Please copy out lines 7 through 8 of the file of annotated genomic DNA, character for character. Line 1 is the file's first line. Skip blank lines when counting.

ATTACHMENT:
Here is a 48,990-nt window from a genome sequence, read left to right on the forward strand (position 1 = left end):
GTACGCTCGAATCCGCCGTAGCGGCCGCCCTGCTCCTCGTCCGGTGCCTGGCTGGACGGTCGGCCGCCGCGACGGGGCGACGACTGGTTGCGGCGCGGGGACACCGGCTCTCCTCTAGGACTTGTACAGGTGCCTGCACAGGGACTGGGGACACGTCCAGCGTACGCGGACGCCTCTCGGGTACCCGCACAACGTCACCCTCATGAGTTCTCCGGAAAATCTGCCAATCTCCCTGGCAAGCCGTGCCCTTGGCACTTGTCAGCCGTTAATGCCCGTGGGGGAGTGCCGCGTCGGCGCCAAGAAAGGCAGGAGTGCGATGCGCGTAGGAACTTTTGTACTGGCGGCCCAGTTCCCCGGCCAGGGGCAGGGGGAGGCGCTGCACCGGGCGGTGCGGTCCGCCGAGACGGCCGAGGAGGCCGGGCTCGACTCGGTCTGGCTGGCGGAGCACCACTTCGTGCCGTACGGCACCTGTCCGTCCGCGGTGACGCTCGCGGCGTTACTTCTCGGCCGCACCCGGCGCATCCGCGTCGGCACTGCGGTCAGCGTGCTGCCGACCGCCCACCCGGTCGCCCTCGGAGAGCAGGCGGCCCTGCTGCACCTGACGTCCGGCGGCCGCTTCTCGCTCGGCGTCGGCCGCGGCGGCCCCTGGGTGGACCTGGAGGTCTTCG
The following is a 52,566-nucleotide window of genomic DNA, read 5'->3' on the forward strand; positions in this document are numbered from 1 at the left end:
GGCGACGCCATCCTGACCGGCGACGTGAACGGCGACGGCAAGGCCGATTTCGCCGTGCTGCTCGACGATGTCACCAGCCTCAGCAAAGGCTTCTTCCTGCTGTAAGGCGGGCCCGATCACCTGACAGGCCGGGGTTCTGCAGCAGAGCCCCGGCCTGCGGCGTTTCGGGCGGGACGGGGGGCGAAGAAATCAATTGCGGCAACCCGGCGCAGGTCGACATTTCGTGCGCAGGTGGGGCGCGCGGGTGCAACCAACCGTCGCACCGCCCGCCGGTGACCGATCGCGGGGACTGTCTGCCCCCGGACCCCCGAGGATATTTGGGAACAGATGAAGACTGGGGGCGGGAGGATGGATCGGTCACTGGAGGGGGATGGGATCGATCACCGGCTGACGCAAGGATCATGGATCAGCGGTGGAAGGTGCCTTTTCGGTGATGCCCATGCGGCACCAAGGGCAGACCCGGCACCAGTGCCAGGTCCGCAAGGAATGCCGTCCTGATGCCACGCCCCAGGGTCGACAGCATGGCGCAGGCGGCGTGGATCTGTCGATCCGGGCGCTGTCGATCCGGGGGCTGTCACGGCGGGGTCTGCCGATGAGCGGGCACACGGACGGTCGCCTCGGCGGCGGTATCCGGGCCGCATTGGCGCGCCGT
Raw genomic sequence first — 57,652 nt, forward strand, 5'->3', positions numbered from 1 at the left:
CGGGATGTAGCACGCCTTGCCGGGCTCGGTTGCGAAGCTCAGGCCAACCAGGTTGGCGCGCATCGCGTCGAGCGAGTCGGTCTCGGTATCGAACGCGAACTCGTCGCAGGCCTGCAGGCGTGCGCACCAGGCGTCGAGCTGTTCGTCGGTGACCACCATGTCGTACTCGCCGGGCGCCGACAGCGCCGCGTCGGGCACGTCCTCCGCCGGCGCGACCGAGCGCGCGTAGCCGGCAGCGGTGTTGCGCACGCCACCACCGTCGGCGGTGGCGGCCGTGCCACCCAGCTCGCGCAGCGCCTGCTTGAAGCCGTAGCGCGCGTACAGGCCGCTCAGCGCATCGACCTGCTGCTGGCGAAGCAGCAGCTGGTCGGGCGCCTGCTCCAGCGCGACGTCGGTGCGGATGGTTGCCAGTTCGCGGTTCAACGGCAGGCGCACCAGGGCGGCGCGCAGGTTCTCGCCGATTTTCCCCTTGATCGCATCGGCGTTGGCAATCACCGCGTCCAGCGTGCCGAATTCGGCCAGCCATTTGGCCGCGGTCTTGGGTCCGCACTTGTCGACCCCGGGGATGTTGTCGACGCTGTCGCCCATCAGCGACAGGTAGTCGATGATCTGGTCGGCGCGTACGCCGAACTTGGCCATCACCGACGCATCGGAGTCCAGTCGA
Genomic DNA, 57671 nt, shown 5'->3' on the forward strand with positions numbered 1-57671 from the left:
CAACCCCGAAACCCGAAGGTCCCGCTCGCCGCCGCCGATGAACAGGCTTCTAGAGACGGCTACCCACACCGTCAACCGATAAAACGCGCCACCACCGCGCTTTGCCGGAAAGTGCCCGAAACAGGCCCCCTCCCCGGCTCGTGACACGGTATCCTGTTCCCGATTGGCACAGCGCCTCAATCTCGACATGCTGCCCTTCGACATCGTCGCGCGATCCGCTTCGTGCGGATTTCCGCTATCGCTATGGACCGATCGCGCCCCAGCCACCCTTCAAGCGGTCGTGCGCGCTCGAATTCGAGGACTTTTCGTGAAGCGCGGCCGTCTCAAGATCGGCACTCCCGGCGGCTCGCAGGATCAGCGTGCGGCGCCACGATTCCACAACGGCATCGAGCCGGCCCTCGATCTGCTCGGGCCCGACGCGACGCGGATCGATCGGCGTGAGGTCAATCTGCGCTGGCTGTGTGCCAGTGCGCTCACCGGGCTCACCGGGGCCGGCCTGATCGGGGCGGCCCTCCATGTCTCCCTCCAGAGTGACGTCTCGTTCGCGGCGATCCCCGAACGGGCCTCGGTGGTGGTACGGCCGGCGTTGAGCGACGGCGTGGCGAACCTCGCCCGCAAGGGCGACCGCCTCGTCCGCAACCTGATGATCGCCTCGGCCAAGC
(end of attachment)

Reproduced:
Genomic DNA, 57671 nt, shown 5'->3' on the forward strand with positions numbered 1-57671 from the left:
CAACCCCGAAACCCGAAGGTCCCGCTCGCCGCCGCCGATGAACAGGCTTCTAGAGACGGCTACCCACACCGTCAACCGATAAAACGCGCCACCACCGCGCTTTGCCGGAAAGTGCCCGAAACAGGCCCCCTCCCCGGCTCGTGACACGGTATCCTGTTCCCGATTGGCACAGCGCCTCAATCTCGACATGCTGCCCTTCGACATCGTCGCGCGATCCGCTTCGTGCGGATTTCCGCTATCGCTATGGACCGATCGCGCCCCAGCCACCCTTCAAGCGGTCGTGCGCGCTCGAATTCGAGGACTTTTCGTGAAGCGCGGCCGTCTCAAGATCGGCACTCCCGGCGGCTCGCAGGATCAGCGTGCGGCGCCACGATTCCACAACGGCATCGAGCCGGCCCTCGATCTGCTCGGGCCCGACGCGACGCGGATCGATCGGCGTGAGGTCAATCTGCGCTGGCTGTGTGCCAGTGCGCTCACCGGGCTCACCGGGGCCGGCCTGATCGGGGCGGCCCTCCATGTCTCCCTCCAGAGTGACGTCTCGTTCGCGGCGATCCCCGAACGGGCCTCGGTGGTGGTACGGCCGGCGTTGAGCGACGGCGTGGCGAACCTCGCCCGCAAGGGCGACCGCCTCGTCCGCAACCTGATGATCGCCTCGGCCAAGC